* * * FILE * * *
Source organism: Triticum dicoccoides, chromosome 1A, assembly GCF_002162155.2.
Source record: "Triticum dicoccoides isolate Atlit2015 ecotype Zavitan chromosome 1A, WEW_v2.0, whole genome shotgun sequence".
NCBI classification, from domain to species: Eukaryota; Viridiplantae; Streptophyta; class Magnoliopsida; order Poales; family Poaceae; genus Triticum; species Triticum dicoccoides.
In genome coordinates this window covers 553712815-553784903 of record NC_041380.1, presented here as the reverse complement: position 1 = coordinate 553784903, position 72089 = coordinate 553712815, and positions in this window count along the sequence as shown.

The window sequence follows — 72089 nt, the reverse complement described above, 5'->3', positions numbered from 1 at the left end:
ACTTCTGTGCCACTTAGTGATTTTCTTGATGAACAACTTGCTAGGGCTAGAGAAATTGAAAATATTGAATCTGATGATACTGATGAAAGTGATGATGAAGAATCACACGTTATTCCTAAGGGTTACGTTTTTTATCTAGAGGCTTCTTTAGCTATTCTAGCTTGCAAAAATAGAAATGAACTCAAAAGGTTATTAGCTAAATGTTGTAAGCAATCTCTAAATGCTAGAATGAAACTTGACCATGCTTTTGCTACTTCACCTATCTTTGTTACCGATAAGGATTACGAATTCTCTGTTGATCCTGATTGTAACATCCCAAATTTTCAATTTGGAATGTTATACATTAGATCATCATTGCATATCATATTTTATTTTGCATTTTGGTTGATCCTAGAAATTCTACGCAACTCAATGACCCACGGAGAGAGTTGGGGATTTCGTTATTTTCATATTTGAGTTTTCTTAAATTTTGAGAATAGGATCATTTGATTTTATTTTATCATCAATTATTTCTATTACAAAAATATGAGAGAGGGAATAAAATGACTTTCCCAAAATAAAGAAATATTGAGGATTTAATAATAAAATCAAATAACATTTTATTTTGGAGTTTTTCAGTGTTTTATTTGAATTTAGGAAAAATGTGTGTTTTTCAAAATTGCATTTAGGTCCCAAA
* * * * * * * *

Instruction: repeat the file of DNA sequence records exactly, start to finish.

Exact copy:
Source organism: Triticum dicoccoides, chromosome 1A, assembly GCF_002162155.2.
Source record: "Triticum dicoccoides isolate Atlit2015 ecotype Zavitan chromosome 1A, WEW_v2.0, whole genome shotgun sequence".
NCBI classification, from domain to species: Eukaryota; Viridiplantae; Streptophyta; class Magnoliopsida; order Poales; family Poaceae; genus Triticum; species Triticum dicoccoides.
In genome coordinates this window covers 553712815-553784903 of record NC_041380.1, presented here as the reverse complement: position 1 = coordinate 553784903, position 72089 = coordinate 553712815, and positions in this window count along the sequence as shown.

The window sequence follows — 72089 nt, the reverse complement described above, 5'->3', positions numbered from 1 at the left end:
ACTTCTGTGCCACTTAGTGATTTTCTTGATGAACAACTTGCTAGGGCTAGAGAAATTGAAAATATTGAATCTGATGATACTGATGAAAGTGATGATGAAGAATCACACGTTATTCCTAAGGGTTACGTTTTTTATCTAGAGGCTTCTTTAGCTATTCTAGCTTGCAAAAATAGAAATGAACTCAAAAGGTTATTAGCTAAATGTTGTAAGCAATCTCTAAATGCTAGAATGAAACTTGACCATGCTTTTGCTACTTCACCTATCTTTGTTACCGATAAGGATTACGAATTCTCTGTTGATCCTGATTGTAACATCCCAAATTTTCAATTTGGAATGTTATACATTAGATCATCATTGCATATCATATTTTATTTTGCATTTTGGTTGATCCTAGAAATTCTACGCAACTCAATGACCCACGGAGAGAGTTGGGGATTTCGTTATTTTCATATTTGAGTTTTCTTAAATTTTGAGAATAGGATCATTTGATTTTATTTTATCATCAATTATTTCTATTACAAAAATATGAGAGAGGGAATAAAATGACTTTCCCAAAATAAAGAAATATTGAGGATTTAATAATAAAATCAAATAACATTTTATTTTGGAGTTTTTCAGTGTTTTATTTGAATTTAGGAAAAATGTGTGTTTTTCAAAATTGCATTTAGGTCCCAAA